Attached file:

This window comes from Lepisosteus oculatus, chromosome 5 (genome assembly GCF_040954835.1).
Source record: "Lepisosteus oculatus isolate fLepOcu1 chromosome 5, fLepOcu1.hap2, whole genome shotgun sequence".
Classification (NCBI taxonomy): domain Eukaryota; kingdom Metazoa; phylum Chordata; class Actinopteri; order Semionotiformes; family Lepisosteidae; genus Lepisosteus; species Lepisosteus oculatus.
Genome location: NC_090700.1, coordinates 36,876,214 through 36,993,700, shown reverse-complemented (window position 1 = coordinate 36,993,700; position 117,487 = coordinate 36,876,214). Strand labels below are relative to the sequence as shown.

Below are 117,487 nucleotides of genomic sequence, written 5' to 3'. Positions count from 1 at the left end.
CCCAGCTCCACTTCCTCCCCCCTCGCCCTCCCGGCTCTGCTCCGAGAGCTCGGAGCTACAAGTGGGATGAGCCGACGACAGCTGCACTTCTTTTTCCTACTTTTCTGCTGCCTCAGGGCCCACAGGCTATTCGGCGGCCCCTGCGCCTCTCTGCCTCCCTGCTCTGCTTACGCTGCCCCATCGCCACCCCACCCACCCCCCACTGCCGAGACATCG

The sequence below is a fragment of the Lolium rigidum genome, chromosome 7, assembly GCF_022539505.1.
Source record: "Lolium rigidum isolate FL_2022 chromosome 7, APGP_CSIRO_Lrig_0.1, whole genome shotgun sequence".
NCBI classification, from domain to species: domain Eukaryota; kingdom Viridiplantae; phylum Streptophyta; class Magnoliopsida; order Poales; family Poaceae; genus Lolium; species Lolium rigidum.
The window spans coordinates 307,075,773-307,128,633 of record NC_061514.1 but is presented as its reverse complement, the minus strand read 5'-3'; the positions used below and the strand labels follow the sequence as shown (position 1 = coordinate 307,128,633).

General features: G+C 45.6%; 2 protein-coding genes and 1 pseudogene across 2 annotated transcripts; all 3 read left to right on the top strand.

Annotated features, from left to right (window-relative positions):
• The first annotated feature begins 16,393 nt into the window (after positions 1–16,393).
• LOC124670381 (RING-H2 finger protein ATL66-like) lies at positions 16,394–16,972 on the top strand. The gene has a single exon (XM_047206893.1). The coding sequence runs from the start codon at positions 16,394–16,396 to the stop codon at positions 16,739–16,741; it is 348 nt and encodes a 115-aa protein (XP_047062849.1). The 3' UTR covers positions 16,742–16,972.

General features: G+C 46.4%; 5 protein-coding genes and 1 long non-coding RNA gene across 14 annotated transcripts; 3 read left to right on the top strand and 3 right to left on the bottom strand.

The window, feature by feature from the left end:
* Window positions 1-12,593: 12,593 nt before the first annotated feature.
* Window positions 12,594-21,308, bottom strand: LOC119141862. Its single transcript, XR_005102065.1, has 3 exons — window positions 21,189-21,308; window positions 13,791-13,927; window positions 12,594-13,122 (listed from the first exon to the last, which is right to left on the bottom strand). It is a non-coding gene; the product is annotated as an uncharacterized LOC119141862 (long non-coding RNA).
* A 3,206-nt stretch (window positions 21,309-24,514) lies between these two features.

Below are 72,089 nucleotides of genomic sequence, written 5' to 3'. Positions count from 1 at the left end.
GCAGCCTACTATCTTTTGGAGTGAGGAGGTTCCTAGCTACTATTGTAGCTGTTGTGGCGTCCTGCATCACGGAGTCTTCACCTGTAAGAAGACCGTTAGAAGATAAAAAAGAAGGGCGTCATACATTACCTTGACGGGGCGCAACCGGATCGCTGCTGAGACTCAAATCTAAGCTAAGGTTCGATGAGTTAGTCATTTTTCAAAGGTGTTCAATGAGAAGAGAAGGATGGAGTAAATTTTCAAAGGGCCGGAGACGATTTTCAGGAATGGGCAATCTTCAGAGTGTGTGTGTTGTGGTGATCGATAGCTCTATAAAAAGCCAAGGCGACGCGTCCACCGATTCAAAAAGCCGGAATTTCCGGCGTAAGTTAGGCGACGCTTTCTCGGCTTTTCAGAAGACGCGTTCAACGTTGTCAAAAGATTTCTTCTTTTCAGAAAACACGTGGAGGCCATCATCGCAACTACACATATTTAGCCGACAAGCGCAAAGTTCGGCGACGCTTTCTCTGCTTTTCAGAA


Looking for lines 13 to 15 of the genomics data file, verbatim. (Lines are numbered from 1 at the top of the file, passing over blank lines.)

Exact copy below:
• The first annotated feature begins 16,393 nt into the window (after positions 1–16,393).
• LOC124670381 (RING-H2 finger protein ATL66-like) lies at positions 16,394–16,972 on the top strand. The gene has a single exon (XM_047206893.1). The coding sequence runs from the start codon at positions 16,394–16,396 to the stop codon at positions 16,739–16,741; it is 348 nt and encodes a 115-aa protein (XP_047062849.1). The 3' UTR covers positions 16,742–16,972.

General features: G+C 46.4%; 5 protein-coding genes and 1 long non-coding RNA gene across 14 annotated transcripts; 3 read left to right on the top strand and 3 right to left on the bottom strand.